The Goodest Friday.

Today is Good Friday. This is the day we remember a Friday two-thousand years ago when Jesus was crucified. For the first times in a few years, I get the day off work. We slept in this morning and will head down to Lexington to see the in-laws.

There's a Cincinnati tradition called "praying the steps" outside the Holy Cross-Immaculata Church on Good Friday. For those unfamiliar with the topography and geography, the "Church of the Steps" is located just outside of downtown Cincy on the top of Mount Adams. There's a stairway of a couple hundred steps at the bottom the hill that lead up to the church. Every year for almost 150 years, Catholics have shown up to the church on Good Friday to say a prayer on every step until they reach the top.

Now many of us Protestant-type folk hear stuff like this and want to make fun of them. "It makes no difference where we pray," we scoff. "Why go out in the freezing rain for that?" And there's the ever popular, "Jesus died to free hollow traditions, not so that we could become slaves to more traditions," I know these statements well because I made them for years. There's something about NOT growing up Catholic in Cincinnati that tends to make you bitter and biting towards Catholics. I think I'll write more about that topic in a later posting, because many of you know what I'm talking about.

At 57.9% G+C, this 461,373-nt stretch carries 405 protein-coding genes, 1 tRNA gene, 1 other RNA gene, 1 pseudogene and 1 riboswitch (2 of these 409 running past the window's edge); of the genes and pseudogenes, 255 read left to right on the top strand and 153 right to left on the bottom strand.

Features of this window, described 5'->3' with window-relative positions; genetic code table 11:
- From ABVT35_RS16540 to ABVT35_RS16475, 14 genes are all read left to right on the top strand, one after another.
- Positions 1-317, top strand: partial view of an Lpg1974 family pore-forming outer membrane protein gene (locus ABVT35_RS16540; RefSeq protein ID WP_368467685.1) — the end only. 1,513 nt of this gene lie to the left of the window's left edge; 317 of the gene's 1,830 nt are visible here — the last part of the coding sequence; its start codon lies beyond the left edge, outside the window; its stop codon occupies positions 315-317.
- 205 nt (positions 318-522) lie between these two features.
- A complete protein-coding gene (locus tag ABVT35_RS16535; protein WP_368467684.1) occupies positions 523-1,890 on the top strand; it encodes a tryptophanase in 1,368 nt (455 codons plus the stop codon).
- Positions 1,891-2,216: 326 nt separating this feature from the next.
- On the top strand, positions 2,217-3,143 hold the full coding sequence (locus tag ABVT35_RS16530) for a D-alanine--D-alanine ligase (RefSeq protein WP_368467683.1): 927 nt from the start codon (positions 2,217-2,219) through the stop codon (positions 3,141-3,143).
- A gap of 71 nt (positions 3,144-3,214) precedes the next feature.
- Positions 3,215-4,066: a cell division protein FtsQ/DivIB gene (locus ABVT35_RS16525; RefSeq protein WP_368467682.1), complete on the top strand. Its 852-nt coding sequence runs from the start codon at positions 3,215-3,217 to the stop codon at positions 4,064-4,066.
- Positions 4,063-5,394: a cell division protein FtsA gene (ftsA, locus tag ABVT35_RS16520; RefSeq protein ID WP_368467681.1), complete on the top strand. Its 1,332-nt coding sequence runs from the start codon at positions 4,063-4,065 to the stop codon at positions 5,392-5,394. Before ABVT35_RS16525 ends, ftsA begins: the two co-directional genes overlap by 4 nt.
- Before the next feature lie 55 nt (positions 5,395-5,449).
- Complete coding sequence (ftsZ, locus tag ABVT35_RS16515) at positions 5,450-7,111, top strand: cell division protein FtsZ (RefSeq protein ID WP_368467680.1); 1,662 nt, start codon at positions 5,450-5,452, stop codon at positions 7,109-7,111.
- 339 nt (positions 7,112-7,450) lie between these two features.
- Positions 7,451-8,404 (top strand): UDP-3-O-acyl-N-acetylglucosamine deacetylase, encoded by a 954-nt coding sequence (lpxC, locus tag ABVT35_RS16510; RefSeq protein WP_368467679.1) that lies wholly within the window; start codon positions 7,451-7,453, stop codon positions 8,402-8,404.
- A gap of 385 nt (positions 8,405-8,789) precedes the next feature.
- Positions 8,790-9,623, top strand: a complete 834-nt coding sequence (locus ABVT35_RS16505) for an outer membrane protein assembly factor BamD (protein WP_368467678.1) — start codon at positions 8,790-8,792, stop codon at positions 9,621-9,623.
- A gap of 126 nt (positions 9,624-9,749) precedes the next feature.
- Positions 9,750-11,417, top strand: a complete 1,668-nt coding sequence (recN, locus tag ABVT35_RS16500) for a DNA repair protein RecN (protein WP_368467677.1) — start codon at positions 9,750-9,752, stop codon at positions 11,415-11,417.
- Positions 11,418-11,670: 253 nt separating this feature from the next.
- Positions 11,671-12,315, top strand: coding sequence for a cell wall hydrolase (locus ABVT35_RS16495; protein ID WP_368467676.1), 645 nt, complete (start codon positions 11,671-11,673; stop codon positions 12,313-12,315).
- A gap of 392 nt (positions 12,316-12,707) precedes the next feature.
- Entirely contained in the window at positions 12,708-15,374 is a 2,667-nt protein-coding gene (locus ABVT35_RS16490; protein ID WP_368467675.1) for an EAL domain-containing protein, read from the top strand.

But here's the truth: I now find myself kinda jealous. How cool is it to have a spiritual legacy, like praying the steps, that runs deep? There are people who have been doing this thing fifty years. I even know a couple of people from my church who decided that they were going to pray the steps this year- yes, well educated Protestant, evangelical Christians. I don't know, but maybe the Catholics are getting this one better than we. Criticize all you want, but what are you doing this year to remember that Jesus died for you? What are our churches doing to remember the day? Chances are we'll zip through the day and not give it a second thought, treating it like President's Day or Labor Day. It's so like me to attempt to surgically remove dust from other's eyes while somewhat distracted by a Lowe's 2x4 in my own eye.

Why is this Friday good? Because for Jesus it was so bad. I'm gonna do my best to remember why I'm off work today.

*An article about this tradition was in yesterday's Enquirer: